Peaches are celebrated annually on July 4th at the Lexington County Peach Festival in Gilbert, SC.  Beginning with a parade in the morning, the activities include live entertainment, over 100 Art & Craft Exhibits, Antique Car Show, kid’s rides and many delightfully “peachy” food items.  This full day of fun and food ends in the evening with a Patriotic Fireworks Show.  The festival is hosted by the Gilbert Community Club and held at Gilbert Community Park.  For more information, click HERE.

Because this fruity treasure is (usually) abundant in our state, the easiest way to enjoy local peaches is to stop by a nearby Certified South Carolina (partnership with the SC Department of Agriculture) produce market and buy them.  However, if you prefer to grow your own, there are several varieties of peach trees available.  We typically recommend planting trees in the fall, but the inventory is full in spring, so you may have the best selection to choose from then.  As long as you water appropriately through the summer, you’ll be fine.  Fruit trees require some special attention because they are vulnerable to disease, so check out Wingard’s Fruit Tree Plan and get ahead of any problems.  Striking blooms are an added attraction of peach trees that you will enjoy, just keep your eyes on the spring weather forecast and protect the blooms and new growth when necessary.

Gaffney PeachoidIf you’re curious about this picture, and you’re not familiar, you are looking at the Peachoid.  Located on Interstate 85 in Gaffney, South Carolina, the Peachoid is a 135 ft. water tower that holds 1 million gallons of water.  The structure is hard to miss and symbolic of Gaffney, often referred to as “The Peach Capital of South Carolina.”  For a few more details on the largest peach in the world, click HERE.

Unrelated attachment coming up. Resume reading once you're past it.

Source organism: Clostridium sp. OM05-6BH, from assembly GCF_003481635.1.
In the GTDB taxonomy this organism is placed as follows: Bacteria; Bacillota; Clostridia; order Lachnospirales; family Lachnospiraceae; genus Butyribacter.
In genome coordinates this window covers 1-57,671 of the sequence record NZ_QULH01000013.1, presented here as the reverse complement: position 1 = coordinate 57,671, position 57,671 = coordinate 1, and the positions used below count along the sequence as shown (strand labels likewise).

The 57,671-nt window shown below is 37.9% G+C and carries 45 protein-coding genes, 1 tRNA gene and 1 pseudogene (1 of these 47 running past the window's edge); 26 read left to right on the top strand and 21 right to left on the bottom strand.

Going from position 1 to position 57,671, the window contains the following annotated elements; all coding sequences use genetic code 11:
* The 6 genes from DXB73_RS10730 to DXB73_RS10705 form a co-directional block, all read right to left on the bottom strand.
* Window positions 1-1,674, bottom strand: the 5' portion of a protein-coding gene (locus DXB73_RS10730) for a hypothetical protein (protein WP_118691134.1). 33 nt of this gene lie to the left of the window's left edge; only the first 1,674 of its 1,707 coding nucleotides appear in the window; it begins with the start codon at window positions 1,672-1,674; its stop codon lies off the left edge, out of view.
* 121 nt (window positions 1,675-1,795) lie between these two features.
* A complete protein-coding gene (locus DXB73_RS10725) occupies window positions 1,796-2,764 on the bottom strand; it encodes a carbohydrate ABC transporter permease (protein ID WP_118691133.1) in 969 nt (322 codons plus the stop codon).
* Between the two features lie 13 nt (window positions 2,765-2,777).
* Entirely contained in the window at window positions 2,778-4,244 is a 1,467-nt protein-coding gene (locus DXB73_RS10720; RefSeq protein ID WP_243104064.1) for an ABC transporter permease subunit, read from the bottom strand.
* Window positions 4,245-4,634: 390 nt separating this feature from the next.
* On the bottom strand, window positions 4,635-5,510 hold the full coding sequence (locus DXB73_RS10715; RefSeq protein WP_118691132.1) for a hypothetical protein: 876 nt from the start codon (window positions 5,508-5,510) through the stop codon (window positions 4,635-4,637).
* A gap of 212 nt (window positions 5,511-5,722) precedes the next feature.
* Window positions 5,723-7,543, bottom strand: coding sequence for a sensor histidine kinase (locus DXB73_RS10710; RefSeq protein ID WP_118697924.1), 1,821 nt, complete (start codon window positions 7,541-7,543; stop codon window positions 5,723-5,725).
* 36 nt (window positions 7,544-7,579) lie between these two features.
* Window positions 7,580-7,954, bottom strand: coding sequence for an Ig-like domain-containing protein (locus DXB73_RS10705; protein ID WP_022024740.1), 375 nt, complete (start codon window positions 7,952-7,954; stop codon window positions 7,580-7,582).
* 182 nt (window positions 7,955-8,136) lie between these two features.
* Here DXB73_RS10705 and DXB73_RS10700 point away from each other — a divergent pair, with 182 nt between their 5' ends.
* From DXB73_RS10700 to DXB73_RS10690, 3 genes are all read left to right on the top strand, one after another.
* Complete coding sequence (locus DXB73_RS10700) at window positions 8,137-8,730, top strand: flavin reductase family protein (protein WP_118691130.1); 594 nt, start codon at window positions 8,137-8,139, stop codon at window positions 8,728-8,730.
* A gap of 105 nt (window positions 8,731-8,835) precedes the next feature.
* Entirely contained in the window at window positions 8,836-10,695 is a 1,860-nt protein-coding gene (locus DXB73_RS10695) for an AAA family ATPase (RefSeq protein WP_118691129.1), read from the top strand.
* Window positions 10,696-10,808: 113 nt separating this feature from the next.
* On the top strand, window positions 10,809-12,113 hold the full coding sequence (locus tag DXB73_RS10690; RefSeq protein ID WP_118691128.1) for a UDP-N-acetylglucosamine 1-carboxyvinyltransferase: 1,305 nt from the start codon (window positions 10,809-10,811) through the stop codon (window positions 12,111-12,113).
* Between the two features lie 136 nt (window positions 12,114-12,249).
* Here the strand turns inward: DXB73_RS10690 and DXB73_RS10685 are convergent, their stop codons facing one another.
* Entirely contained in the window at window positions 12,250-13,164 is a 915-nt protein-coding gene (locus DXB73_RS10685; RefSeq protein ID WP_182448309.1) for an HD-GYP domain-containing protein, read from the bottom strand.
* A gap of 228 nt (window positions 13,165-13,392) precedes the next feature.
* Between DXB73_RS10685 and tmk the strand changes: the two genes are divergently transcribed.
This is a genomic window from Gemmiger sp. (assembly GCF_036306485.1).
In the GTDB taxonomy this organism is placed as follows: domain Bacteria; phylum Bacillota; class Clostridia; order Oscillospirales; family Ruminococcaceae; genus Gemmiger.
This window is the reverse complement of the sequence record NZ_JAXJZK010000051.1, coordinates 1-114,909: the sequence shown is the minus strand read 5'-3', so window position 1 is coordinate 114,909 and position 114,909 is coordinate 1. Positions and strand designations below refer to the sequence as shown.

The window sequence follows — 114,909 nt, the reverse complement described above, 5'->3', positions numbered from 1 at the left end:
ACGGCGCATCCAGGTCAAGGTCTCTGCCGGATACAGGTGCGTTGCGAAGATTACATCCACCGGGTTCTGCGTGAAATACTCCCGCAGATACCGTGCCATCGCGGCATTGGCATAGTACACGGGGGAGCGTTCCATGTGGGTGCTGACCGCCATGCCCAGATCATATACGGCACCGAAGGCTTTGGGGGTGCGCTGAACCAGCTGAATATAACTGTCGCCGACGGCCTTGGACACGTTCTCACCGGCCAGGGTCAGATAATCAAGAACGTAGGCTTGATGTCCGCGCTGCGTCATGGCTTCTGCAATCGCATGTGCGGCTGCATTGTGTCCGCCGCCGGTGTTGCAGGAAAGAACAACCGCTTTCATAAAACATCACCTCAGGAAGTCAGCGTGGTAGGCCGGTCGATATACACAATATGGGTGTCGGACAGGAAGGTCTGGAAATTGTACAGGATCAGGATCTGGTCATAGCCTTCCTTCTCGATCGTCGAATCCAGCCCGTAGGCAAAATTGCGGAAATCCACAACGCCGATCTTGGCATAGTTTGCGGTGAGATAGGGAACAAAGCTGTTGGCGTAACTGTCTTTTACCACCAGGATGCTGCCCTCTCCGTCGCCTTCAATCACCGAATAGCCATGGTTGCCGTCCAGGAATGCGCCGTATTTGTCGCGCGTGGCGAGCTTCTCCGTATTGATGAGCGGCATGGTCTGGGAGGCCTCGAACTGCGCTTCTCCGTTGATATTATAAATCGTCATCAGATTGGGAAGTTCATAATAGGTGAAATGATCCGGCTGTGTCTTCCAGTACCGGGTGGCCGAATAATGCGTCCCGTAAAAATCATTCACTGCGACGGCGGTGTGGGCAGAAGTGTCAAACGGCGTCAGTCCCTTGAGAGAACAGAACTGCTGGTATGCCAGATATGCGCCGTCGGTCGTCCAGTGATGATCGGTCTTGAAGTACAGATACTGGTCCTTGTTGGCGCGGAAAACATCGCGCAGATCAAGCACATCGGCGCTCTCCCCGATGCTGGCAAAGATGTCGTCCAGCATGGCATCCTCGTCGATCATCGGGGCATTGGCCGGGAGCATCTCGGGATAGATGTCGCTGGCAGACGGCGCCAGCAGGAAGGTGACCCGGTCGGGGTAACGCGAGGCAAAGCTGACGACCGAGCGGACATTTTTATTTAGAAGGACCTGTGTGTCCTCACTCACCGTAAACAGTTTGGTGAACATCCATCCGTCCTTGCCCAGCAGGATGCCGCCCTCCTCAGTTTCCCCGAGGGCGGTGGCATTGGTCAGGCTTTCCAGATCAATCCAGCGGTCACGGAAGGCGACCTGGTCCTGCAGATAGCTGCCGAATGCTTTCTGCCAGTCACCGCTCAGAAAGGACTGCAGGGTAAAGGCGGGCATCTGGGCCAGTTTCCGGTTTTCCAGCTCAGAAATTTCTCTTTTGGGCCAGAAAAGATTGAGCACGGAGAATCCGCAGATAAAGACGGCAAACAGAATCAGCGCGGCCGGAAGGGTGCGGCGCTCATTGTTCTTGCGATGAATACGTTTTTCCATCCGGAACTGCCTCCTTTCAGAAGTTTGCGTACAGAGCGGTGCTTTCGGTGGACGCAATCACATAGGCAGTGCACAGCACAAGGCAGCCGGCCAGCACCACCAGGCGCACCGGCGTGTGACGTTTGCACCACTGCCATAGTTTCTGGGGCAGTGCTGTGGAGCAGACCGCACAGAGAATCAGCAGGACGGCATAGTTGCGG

My Dad grew up in Gaffney and my grandparents later moved to nearby Inman.  Being in the heart of many peach groves, I am fortunate to have memories of picking ripe peaches right off the trees.  Of course, the fuzz caused itchy hands and arms, but the reward was worth the sacrifice.  After picking, we washed, peeled and cut them and then my grandmother made the most delicious peach preserves. She canned them, so we were able to enjoy the yummy preserves for months after summer ended.  I also remember eating peaches with the skin still on and the juice dripping all over my chin.  Oh my, that was good!

If you’re from South Carolina, you should have a cherished family peach cobbler recipe in your collection.  If you don’t, here’s one of my Mom’s recipes that has been a favorite in my family for many years.  It’s so easy to make and there is NEVER a bite left in the dish.  It’s great with vanilla ice cream when the cobbler is still warm or delicious all by itself!


(Makes its own crust! – Feeds about 6-8 people)

Preheat Oven to 350°

Peel and slice fresh Peaches into small sections (about 2” x 2”) to make 3 Cups
Add ¾ to 1 Cup Sugar to Peaches, stir gently and let sit for about 30 minutes

In a bowl, combine: 1 Cup Sugar, 2 Tsp. Baking Powder, ¾ Cup Flour, ¾ Cup Whole Milk, Dash Salt
Melt ¾ Stick of Butter in a deep casserole dish
When Butter has melted, pour above Sugar/Flour mixture into the butter – DO NOT STIR!
Pour Peaches into center of melted butter – DO NOT STIR!
Bake 1 hour uncovered; When done, let it cool off a little before serving; Good warm or cold

Stop by Wingard’s Produce Market for the very BEST local peaches. Freestone varieties should be arriving around July 4th. If you’re interested in planting your own fruit tree(s), come on in and talk to a staff member about peach or other fruit tree varieties and what it takes to grow them.

Don’t take the Georgia/South Carolina rivalry too seriously. Whether it’s a Bulldog versus a Gamecock or a peach versus a peach, just enjoy the game or the cobbler. Happy Summer!

There’s Always Something Blooming at Wingard’s!